When the weather suddenly changes just before a speech by President Bartlet, Sam forgets to change the introductory remarks, thus creating a humorous and embarrassing moment. Two members of the Federal Election Commission have resigned, so the staff members start preparing for new appointments; Josh meets with the Senate leadership from both parties, but the conversation does not go well. Both the staff and the press hear a rumor about the circulation of an unknown memo; Mandy volunteers to C.J. that she wrote the memo when she worked for Sen. Russell, and that it outlines both the weaknesses of the Bartlet administration and a strategy to defeat President Bartlet for the nomination for reelection. C.J. demands a copy immediately and Mandy complies. After reading it, C.J. approaches Toby, who shares it with Josh, who comments that their second year has not gone better than their first. Sam and Toby meet with a group of military officers about a recommendation to the President on the service of gays in the armed forces, but that discussion too does not go well; Admiral Fitzwallace, the Chairman of the Joint Chiefs, pops in and offers his advice; eventually the meeting ends without achieving anything. Mrs. Landingham encourages the President to improve his eating choices. C.J. learns which reporter has the damaging memo, and she hears that a story will appear in print the next morning. Margaret has computer and email problems, and Leo reads the memo. The President reads it, then he and Leo have a heart-to-heart chat, after which Leo tells the senior staffers that they will start raising the level of public debate in the nation and let that be their legacy even if they do lose some political battles; they agree that they serve at the pleasure of the President, and Leo tells them to get into the game.
2020"Mandatory Minimums"Robert BerlingerAaron SorkinMay 3, 2000 (2000-05-03)22591912.89[20]
During a speech at an awards dinner, President Bartlet announces his nomination of one Democrat and one Republican, each known to favor reforms, to fill two vacant seats on the Federal Election Commission. A powerful Republican senator wages battle with the West Wing staff. Leo cautions the senior staffers not to make mistakes this week, and C.J. tells Mandy that Leo prefers that Mandy stay out of his way due to her involvement in the leaked memo. Leo arranges for Toby and his ex-wife, Andrea "Andy" Wyatt, a member of the House of Representatives, to meet and discuss legislative matters, and the two eventually reach an agreement against minimum sentencing for drug users. Al Kiefer, Joey Lucas, and Kenny arrive from California to help with the confirmation of the nominees. Josh and Toby tell Sam that his relationship with Laurie has become known to one of his political enemies. The senior staff confer with the President in his bedroom at midnight with positive and constructive results.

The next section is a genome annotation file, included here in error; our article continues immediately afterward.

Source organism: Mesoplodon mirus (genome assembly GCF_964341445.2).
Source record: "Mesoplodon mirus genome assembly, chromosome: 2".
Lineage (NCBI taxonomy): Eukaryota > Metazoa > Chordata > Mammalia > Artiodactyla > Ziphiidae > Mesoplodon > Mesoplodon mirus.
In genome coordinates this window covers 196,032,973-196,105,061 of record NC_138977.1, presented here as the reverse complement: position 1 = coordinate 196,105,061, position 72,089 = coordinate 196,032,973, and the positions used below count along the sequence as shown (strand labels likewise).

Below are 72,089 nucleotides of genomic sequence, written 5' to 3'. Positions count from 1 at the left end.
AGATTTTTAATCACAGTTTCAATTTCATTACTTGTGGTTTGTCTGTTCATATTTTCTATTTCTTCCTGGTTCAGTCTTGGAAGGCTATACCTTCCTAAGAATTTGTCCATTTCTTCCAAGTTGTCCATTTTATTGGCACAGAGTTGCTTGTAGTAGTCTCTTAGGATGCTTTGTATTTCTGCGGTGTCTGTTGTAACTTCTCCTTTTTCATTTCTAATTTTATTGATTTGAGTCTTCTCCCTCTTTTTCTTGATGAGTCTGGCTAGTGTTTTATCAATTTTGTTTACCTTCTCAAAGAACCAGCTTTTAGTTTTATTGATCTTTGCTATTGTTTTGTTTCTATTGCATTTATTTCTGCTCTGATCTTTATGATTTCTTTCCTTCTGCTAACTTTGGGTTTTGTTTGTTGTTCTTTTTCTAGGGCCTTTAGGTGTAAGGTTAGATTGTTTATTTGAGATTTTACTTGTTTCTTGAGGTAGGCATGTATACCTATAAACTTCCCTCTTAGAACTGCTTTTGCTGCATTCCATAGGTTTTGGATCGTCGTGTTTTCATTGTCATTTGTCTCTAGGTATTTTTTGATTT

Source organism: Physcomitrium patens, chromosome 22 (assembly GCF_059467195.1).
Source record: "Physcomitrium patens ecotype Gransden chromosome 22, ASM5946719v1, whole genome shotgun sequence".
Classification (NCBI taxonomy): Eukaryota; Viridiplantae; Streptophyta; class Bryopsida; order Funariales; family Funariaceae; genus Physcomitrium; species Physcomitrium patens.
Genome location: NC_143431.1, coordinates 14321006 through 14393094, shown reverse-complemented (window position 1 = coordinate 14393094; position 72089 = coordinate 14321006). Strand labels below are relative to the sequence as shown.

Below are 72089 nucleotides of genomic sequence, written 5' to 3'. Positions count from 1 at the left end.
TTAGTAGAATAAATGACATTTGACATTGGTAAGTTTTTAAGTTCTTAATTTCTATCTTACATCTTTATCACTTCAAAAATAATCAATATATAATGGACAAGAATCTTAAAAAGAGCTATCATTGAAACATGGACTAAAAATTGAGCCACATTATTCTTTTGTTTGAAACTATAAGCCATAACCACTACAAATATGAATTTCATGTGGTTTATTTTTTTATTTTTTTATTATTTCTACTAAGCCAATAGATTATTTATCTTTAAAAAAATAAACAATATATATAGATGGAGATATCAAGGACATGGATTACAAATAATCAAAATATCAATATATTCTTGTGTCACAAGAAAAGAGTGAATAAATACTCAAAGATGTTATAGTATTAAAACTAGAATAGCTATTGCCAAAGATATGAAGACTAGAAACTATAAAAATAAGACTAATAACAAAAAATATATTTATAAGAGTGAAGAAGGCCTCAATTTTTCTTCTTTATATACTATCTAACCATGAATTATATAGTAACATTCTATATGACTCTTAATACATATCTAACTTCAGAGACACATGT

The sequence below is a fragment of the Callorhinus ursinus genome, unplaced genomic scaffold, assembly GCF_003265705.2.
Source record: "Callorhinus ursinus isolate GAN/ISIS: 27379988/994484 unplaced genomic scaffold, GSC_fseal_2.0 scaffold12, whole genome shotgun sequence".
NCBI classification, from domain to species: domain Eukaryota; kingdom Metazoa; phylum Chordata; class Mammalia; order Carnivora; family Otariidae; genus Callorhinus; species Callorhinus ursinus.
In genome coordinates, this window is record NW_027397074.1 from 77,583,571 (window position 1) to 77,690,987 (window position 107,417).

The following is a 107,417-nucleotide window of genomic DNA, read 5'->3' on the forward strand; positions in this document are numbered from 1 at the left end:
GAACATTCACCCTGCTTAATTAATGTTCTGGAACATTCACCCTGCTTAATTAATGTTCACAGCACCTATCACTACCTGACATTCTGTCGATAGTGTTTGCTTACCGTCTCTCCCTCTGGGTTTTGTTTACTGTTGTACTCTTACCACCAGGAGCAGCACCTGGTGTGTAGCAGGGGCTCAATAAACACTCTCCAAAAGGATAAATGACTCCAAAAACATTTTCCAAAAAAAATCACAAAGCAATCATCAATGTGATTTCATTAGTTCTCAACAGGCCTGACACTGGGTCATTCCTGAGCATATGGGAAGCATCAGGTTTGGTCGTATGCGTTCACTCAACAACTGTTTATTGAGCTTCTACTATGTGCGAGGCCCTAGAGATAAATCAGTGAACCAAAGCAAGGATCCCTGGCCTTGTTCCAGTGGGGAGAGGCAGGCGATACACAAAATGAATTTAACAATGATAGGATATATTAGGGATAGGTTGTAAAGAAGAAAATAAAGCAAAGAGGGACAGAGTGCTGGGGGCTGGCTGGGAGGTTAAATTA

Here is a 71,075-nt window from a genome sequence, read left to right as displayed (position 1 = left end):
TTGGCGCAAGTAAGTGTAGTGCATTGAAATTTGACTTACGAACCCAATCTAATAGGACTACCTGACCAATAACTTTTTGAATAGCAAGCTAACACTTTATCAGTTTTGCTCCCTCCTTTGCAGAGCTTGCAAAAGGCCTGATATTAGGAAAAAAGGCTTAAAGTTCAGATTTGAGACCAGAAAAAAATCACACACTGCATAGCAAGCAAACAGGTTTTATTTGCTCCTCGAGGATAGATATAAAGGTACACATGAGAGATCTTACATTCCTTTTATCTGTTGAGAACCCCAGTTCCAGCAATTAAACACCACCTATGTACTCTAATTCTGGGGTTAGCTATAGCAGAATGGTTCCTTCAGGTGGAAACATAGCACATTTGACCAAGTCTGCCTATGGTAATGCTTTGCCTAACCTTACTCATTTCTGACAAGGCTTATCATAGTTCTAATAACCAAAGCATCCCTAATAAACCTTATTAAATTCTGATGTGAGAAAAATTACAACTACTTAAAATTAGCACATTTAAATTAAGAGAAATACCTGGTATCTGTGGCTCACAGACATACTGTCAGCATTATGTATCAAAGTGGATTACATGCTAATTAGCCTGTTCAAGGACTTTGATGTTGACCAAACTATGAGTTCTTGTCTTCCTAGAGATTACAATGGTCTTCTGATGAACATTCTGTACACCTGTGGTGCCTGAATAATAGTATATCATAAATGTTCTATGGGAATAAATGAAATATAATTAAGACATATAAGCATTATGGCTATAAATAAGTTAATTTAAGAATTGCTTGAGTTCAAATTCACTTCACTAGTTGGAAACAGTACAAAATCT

2121"Lies, Damn Lies and Statistics"Don ScardinoAaron SorkinMay 10, 2000 (2000-05-10)22592014.33[21]
After last-minute quibbling over the wording of several questions, the senior staff start a nationwide telephone poll to measure the job-approval rating of the administration. The majority of the staff think the poll will show a decrease in the rating, but C.J. believes the numbers will go up; however, when the President asks Leo what the senior staff thinks the results will be, Leo omits C.J.'s prediction, which hurts her when she finds out and leads her to speak up for herself and her opinions. Leo gives a snow job to the lone reform-minded member of the Federal Election Commission. With regret, Sam explains to Laurie that he cannot attend her graduation from law school. He later goes against Leo's orders and presents her a gift outside her friend's apartment that night, but someone takes a photograph of the encounter, which was a set-up organized by Laurie's friend, and it reaches the attention of President Bartlet. The President accepts a round-robin plan to change several US ambassadors due to the personal misconduct of the present ambassador to Bulgaria. C.J. spars with the press corps about treatment, rehabilitation, and mandatory minimum sentences for convicted drug users. The President makes a deal seeking reform on soft-money political contributions. Eventually C.J. receives the results of the poll, goes to the Oval Office, and presents them to the President.
2222"What Kind of Day Has It Been"Thomas SchlammeAaron SorkinMay 17, 2000 (2000-05-17)22592113.30[22]